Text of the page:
don't know who did this.' I said this from the very beginning, from
      Sept. 13, just two days later, even though we didn't know then
      exactly who did it -- but we know. They were some Muslims."

      Tariq Ramadan is a Muslim Martin Luther. That's why Notre Dame, an old
      institution with a modern Catholic dedication to theological
      scholarship, hired him. Winning the war on terrorism requires
      theology the way defeating communism required ideology. The Bush
      administration (which wouldn't do the necessary visa checks to keep
      real terrorists out of fake flight schools) risks a kind of
      unilateral disarmament.

      Does it really think that Notre Dame University would hire an anti-
      Semite and advocate of terrorism?

      Paul Donnelly, former head of the Immigration Reform Coalition,
      writes about immigration and citizenship. He can be reached at
      pauldonnelly@ medialever.com.

      ___________________________________________
      http://www.chicagotribune.com/news/opinion/chi-
      0408310093aug31,1,5639355.story
      August 31, Chicago Tribune
      A Muslim scholar's exclusion

      Tariq Ramadan, a Swiss scholar known for his work on Islamic theology
      and the place of Muslims in the modern world, was supposed to start
      teaching last week at the University of Notre Dame. But after he got
      a visa from the State Department, it was revoked at the behest of the
      Department of Homeland Security, which apparently sees him as a
      danger. Why is anyone's guess, since the department declines to spell
      out the reasons he's been barred.

      Some critics regard him as an anti-Semitic apologist for extremism.
      Among them is Daniel Pipes, director of the Middle East Forum, who
      wrote in Sunday's Tribune to accuse Ramadan of connections with Al
      Qaeda, denying Osama bin Laden's role in the Sept. 11 attacks and
      defending the March terrorist bombing in Madrid.

      On today's Commentary page, Ramadan rebuts the charges. He says Swiss
      and French authorities cleared him of alleged Al Qaeda contacts.
      After the Sept. 11 attacks, he insisted that whoever was to
      blame, "Bin Laden or others, it is necessary to find them and that
      they be judged." And, he declares, "I have always condemned the
      terrorist attacks in New York, Bali, Madrid and elsewhere."

      The exchange makes an interesting debate, but unfortunately DHS, the
      key player, is not taking part. When contacted by the Tribune, a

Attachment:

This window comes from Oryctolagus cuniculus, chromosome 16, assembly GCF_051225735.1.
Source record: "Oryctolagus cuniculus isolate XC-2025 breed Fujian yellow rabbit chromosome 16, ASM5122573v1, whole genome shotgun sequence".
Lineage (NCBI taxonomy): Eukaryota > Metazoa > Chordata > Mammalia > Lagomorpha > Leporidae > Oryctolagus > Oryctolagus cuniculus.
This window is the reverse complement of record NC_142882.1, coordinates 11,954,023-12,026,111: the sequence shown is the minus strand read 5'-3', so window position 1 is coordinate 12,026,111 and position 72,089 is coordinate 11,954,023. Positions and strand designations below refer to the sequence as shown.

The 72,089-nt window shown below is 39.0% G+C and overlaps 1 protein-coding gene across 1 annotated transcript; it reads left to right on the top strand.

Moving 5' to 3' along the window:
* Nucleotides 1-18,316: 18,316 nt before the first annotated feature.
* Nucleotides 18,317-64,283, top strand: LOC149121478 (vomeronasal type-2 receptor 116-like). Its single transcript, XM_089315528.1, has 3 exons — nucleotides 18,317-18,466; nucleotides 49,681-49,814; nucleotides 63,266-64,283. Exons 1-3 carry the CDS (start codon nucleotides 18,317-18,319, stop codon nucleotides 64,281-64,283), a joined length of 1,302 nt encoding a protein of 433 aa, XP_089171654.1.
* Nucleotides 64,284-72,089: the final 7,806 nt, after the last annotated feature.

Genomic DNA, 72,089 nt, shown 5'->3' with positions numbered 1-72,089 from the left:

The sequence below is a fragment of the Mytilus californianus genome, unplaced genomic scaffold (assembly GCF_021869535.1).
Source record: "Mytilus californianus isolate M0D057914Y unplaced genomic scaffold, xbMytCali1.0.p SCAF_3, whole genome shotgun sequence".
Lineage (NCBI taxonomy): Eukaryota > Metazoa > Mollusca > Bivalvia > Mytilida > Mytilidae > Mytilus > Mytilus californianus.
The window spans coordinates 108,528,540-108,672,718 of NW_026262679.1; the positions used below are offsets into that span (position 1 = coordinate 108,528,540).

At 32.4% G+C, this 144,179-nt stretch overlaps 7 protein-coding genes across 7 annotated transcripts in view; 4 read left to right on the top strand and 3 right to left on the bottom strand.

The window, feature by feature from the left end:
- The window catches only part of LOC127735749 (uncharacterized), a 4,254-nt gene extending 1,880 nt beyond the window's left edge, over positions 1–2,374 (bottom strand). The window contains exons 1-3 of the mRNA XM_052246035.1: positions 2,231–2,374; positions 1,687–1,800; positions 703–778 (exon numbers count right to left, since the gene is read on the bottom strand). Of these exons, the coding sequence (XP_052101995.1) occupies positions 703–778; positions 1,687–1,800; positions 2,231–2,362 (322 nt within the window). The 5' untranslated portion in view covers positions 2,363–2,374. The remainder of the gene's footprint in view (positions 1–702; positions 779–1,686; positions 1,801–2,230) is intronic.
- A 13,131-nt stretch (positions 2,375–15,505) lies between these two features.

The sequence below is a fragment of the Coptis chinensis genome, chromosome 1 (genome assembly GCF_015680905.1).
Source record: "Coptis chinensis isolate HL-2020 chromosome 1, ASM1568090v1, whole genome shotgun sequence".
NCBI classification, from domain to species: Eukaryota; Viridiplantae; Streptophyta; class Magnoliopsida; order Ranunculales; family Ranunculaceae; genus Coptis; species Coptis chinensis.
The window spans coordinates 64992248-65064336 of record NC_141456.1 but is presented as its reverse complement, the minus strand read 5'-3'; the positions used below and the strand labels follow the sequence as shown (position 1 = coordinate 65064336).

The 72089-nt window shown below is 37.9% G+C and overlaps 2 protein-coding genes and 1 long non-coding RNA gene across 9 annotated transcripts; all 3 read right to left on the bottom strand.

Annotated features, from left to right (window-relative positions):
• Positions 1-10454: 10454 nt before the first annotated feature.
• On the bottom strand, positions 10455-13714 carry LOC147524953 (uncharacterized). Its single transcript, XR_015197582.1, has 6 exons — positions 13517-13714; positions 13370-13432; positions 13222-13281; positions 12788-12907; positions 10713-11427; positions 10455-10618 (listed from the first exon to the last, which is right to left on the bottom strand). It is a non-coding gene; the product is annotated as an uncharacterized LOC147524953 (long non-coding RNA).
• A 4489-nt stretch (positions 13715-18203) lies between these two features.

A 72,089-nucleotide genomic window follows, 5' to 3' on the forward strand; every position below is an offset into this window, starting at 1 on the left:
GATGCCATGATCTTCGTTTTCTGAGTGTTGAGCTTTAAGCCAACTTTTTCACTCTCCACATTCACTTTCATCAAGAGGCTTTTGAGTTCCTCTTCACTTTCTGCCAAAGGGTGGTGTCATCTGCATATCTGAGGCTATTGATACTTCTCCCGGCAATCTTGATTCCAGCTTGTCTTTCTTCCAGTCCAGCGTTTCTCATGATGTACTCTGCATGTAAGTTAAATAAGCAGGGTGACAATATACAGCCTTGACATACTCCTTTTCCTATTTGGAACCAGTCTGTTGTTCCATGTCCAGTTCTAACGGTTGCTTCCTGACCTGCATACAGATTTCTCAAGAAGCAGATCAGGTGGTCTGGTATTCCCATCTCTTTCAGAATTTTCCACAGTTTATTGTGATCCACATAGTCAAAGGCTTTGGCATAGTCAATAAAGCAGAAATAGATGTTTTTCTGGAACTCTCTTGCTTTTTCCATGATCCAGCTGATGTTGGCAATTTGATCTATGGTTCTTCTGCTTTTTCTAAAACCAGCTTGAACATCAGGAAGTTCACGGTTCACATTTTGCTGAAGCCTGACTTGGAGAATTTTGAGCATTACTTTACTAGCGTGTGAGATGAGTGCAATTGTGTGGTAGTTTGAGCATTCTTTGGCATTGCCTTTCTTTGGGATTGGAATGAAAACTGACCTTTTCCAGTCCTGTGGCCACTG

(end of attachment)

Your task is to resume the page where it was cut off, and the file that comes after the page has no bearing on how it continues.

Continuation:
spokeswoman declined to specify what grounds it had for demanding
      that the visa be canceled. Apparently he was barred under a section
      of the USA Patriot Act, which bars entry to foreigners who have used
      a "position of prominence . . . to endorse or espouse terrorist
      activity."

      If the U.S. government has grounds to think Ramadan has worked with
      Al Qaeda to further its bloody ambitions, he should certainly be
      denied entry. But no one has produced tangible evidence that he is
      personally involved in such activities, and the law doesn't require
      such involvement. If he is being refused permission to teach in this
      country purely because of his views, the government has an obligation
      to Notre Dame and the American people to acknowledge that--and
      to specify which of his opinions endangers public safety.

      Nothing that has come to light so far suggests that Ramadan endorses
      terrorism. His defenders say that on the contrary, he is known for
      urging a more modern understanding of Islam and for firmly denouncing
      anti-Semitism. It's not likely that Notre Dame's Joan B. Kroc
      Institute for International Peace Studies would knowingly grant its
      imprimatur to an apostle of violence.

      Even if he did endorse terrorism, expressing such an opinion doesn't
      pose the sort of danger that the Department of Homeland Security
      should worry about. It's not illegal, after all, for Americans to
      express sympathy for Al Qaeda--or the Irish Republican Army or any
      other violent extremists. Only when such opinions veer into outright
      incitement to violence does law enforcement intervene.

      As a foreigner seeking entry, Ramadan lacks the protection of the 1st